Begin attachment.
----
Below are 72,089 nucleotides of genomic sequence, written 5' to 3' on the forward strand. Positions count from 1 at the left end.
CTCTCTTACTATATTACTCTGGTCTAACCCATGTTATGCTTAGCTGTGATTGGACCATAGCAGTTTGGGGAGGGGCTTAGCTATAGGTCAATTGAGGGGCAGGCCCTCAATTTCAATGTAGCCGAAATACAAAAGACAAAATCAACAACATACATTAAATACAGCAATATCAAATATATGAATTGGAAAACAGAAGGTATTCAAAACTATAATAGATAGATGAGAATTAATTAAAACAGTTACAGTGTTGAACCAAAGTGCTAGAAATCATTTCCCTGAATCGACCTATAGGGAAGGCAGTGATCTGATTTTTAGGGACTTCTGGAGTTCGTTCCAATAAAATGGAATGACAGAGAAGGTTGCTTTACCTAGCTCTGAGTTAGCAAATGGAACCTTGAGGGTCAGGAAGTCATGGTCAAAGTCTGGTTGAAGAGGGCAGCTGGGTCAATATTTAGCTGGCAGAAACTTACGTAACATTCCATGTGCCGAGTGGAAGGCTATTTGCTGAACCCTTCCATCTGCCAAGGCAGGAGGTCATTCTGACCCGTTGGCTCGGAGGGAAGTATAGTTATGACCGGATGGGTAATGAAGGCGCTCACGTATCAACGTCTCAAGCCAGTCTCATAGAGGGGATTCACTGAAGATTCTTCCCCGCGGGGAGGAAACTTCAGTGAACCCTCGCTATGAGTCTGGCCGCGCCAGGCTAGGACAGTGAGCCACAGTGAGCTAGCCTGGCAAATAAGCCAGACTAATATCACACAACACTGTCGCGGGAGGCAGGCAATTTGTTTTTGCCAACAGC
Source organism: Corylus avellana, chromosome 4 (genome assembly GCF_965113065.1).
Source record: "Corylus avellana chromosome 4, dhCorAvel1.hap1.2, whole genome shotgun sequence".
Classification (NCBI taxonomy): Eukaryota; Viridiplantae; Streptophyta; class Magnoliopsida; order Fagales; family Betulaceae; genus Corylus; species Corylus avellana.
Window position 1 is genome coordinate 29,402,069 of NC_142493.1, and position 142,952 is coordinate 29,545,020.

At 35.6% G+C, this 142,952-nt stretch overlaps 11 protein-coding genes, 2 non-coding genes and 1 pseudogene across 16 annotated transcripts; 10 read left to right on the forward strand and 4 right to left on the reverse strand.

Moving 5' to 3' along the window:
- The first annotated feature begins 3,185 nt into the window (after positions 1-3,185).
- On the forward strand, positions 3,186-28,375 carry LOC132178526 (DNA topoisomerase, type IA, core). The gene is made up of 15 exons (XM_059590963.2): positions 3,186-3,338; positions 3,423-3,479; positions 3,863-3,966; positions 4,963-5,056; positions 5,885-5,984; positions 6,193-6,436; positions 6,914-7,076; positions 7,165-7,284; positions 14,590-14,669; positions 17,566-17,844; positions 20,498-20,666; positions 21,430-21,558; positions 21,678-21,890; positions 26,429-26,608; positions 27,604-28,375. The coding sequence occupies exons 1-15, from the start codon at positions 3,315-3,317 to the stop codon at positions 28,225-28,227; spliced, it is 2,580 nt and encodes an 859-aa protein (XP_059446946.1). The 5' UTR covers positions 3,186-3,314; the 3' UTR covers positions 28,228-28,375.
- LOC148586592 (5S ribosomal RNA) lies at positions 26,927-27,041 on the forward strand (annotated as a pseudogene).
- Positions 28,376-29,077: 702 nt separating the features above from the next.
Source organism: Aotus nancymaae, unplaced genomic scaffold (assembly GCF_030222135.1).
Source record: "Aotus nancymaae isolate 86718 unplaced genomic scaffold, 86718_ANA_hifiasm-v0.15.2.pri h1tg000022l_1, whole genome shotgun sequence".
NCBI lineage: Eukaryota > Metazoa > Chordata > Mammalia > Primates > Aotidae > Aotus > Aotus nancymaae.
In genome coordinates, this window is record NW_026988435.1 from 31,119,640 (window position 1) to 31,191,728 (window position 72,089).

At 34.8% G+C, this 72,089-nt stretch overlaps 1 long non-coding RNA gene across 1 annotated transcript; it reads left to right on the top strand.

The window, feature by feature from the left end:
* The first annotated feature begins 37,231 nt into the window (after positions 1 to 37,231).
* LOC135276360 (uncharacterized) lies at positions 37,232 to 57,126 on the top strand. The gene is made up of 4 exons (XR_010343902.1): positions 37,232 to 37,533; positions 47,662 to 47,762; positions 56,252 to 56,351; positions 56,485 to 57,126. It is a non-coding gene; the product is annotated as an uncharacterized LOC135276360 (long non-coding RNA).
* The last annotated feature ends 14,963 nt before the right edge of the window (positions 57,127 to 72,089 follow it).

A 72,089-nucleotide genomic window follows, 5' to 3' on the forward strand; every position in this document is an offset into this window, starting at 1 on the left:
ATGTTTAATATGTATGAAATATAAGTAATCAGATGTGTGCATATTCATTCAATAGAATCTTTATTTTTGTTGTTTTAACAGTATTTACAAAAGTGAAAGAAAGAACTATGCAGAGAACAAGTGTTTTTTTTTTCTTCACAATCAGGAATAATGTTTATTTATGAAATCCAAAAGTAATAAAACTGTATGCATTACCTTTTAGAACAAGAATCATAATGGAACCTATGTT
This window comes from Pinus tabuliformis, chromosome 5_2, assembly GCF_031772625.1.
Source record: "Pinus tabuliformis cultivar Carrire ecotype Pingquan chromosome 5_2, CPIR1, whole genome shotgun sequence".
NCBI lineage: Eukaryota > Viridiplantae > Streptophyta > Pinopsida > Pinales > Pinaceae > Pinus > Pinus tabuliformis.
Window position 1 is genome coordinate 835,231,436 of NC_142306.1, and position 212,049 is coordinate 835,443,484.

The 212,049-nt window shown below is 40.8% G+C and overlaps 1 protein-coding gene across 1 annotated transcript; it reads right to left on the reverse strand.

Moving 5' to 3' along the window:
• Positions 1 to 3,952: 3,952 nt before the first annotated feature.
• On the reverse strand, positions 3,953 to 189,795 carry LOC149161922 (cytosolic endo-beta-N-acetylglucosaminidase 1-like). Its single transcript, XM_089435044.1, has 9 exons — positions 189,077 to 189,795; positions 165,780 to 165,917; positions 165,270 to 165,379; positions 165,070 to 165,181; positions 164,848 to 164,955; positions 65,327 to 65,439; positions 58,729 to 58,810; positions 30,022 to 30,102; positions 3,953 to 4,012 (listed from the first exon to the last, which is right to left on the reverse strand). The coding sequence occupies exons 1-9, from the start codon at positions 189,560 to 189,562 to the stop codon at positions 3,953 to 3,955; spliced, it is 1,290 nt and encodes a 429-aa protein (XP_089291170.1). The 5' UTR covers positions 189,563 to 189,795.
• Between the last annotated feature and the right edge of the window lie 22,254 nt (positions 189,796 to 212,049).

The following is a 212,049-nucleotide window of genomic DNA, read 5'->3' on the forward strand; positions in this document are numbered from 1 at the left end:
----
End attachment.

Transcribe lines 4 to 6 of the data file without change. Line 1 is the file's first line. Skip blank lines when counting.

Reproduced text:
Source record: "Corylus avellana chromosome 4, dhCorAvel1.hap1.2, whole genome shotgun sequence".
Classification (NCBI taxonomy): Eukaryota; Viridiplantae; Streptophyta; class Magnoliopsida; order Fagales; family Betulaceae; genus Corylus; species Corylus avellana.
Window position 1 is genome coordinate 29,402,069 of NC_142493.1, and position 142,952 is coordinate 29,545,020.